With such a mixed bag of results, the Adventure1 series has opened right up with Wild Earth Tiger Adventure and Thought Sports tied for first. Thunderbolt slip to third, while Rogue Adventure climb two places into fourth and BMX hold steady in fifth place.
While the competition at the top end was fascinating to watch, there were a number of commendable performances throughout the field. Team Peaky Blinders won the mens division of the race in fifth place overall, edging out Pretty Flash who finished in seventh. The Mountain Designs Wild Women team put in one of the performances of the race to win the women’s division and take an incredible sixth place overall. Both the Wild & Co and Every Day Life Fitness Tiger teams put in solid performances to cement their place in the top 10 of the national series. Team Not Serious Enough For Lyrca were our first pair team home in ninth place, followed by two strong Kiwi teams racing as pairs, Dated Loaf and Pikelet (first veteran team) and Tough Like Jelly. Two special individual performances worth noting are those of Russell Stringer from team Wild Earth Tiger Adventure who has raced all nine editions of the Rogue Raid and podiumed in every one of them, along with Dave Schloss who has won all four of the Rogue Raids he has entered.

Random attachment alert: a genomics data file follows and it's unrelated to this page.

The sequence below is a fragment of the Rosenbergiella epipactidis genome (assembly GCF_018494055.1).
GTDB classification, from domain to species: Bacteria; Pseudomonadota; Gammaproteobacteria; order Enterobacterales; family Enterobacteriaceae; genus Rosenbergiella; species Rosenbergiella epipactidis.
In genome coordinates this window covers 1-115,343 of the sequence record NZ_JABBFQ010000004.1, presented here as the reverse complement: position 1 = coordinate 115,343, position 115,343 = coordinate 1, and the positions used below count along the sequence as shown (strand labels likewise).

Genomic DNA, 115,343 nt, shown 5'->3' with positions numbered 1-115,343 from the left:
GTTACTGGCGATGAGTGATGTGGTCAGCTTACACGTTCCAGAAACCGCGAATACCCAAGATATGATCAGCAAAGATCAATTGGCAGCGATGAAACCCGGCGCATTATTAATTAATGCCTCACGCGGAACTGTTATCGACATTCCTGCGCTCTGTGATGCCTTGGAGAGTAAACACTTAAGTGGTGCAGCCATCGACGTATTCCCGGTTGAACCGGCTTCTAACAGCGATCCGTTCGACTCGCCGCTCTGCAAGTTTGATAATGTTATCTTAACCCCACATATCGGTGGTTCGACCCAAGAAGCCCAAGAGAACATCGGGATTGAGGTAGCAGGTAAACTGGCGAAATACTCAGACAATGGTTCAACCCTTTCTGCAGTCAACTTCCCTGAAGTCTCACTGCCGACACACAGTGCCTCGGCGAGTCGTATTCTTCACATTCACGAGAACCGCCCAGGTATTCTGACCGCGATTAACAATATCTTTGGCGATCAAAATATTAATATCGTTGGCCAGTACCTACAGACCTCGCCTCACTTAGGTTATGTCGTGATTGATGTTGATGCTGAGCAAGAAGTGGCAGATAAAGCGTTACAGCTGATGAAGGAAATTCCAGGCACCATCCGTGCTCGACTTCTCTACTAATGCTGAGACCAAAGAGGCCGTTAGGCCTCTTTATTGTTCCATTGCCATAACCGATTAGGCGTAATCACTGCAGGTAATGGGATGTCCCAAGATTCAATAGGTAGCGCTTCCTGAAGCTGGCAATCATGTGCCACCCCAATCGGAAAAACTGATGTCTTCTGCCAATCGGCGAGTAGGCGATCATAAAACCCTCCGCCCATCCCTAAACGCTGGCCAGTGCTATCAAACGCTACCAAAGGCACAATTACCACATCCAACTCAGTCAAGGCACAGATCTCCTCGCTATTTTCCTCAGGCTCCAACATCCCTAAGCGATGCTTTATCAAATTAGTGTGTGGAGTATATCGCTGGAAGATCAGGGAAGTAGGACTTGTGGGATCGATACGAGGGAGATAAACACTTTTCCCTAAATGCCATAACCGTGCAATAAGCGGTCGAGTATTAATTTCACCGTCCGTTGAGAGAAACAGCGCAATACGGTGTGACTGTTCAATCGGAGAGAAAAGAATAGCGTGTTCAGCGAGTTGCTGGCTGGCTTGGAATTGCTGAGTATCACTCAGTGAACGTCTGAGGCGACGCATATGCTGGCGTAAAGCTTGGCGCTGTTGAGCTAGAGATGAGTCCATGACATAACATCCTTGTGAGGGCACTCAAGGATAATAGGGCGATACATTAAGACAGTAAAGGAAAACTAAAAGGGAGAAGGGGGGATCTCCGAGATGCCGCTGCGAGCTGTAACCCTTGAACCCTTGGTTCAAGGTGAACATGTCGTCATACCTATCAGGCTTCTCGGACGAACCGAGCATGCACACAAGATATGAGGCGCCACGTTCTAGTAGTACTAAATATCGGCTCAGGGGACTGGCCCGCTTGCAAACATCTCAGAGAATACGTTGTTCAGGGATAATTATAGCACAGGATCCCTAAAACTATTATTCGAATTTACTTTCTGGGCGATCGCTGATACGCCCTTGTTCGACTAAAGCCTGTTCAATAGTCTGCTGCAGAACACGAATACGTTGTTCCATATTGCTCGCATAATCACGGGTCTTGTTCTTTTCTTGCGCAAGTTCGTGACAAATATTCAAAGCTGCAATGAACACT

All of that recognition above, of course, should not exclude the amazing effort put in by all the teams on what was a challenging course. I’ve said it many times before it is inspiring and motivating to see teams pushing through the literal and figurative dark moments, with plenty of amazing tales from the course. One point of interest was that a number of teams reported finding a hidden tunnel or cave on course. I never spotted this on my course scouting trips – I’d love to know exactly where this was if any teams can point me in the right direction.